Considering Nigel Wade’s two beach scenes of Brittany and the Sussex Coast, one is immediately struck by the intense luminosity of his work as well the incredible attention to detail. The marriage of these two elements conveys a powerful sense of elemental atmosphere.
Such detail draws the viewer into closer inspection revealing minute textural detail, reminiscent of Ruskin’s Pre-Raphaelite principles where the artist ‘rejects nothing and selects nothing’. Such accuracy of form does not, however become stilted or contrived.
There is a clarity and freshness to both works which allows the viewer into the moment, as if standing beside the artist while he considers the scene before him. His ability to portray and combine the constantly fluctuating elements of light, sand, sea and sky is a tribute to his competence and ambition as a draftsman.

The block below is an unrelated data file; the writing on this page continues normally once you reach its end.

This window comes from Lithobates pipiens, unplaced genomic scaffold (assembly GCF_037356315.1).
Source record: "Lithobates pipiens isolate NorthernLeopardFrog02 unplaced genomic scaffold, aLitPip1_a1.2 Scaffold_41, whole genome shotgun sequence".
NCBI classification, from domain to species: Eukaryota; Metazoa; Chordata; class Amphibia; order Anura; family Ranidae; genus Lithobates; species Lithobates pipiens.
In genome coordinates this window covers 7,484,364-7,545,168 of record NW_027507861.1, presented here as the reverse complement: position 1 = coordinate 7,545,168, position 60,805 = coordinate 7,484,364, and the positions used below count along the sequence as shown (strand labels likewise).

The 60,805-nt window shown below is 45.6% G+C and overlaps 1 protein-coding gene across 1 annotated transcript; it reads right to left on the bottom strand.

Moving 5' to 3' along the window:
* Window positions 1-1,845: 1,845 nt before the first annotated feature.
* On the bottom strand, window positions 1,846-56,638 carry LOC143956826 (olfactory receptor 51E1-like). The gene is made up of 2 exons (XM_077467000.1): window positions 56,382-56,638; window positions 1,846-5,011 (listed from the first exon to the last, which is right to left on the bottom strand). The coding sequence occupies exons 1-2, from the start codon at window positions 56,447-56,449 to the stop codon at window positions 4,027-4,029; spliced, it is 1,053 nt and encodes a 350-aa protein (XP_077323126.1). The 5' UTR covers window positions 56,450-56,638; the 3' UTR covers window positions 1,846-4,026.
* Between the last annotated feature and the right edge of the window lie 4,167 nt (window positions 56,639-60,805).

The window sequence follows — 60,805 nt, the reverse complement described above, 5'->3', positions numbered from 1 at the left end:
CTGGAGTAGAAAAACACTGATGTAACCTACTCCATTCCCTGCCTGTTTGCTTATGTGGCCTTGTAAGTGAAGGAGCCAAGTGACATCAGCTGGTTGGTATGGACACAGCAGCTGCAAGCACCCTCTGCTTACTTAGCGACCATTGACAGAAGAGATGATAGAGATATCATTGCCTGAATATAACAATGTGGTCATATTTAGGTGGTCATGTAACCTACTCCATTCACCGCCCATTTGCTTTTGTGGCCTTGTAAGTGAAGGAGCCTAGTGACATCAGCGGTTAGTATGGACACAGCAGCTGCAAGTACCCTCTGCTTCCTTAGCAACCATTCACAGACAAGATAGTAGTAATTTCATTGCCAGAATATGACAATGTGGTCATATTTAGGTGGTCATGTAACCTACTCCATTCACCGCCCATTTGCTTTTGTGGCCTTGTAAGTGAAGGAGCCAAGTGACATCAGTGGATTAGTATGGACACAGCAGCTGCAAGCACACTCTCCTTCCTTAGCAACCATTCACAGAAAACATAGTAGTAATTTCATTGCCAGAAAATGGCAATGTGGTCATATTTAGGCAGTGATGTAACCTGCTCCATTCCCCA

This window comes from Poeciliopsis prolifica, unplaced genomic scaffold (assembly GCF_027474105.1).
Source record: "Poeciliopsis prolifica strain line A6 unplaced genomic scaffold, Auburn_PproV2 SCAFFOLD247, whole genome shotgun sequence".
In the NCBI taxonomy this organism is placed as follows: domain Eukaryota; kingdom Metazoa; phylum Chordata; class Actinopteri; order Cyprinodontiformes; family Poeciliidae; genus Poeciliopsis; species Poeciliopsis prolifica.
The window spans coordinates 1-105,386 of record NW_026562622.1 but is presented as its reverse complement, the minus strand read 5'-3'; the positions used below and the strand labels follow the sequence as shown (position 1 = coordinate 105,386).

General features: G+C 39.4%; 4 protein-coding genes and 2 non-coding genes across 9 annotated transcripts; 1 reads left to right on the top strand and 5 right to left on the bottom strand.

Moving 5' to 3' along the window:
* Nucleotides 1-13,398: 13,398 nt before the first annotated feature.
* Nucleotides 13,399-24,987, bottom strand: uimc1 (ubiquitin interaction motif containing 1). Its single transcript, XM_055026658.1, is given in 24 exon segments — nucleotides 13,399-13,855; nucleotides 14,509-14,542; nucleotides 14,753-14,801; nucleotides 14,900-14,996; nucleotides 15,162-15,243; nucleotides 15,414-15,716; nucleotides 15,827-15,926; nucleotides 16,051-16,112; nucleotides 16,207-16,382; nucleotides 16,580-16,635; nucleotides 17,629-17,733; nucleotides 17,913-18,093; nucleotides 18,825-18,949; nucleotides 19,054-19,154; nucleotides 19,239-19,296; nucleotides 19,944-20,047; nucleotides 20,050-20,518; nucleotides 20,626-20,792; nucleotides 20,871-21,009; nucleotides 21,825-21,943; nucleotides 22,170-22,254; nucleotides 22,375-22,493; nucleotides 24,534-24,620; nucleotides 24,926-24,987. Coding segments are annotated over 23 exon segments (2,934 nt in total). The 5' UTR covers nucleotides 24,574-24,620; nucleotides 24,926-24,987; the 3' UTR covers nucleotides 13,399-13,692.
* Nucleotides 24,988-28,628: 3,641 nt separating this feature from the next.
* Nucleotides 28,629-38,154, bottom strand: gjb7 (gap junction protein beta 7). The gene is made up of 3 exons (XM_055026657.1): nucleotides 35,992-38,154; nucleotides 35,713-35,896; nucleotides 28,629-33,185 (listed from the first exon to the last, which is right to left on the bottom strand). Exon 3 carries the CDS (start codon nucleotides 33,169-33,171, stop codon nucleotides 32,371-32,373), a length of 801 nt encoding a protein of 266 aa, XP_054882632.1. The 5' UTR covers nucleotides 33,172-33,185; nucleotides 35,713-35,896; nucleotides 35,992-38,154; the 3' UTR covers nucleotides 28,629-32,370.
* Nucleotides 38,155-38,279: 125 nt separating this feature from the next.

The same principles and techniques are applied to the bustling Brighton Sea Front at dusk. Painting an urban nocturne with the medium of watercolour is undoubtedly challenging, and in this instance has been largely successful. The well-judged perspective of the buildings, street and railings, along with their intrinsic detail, draws the eye through the painting. While the foreground has a slightly heavy palette the sun setting behind the ruins of Brighton Pier is beautifully observed and rendered.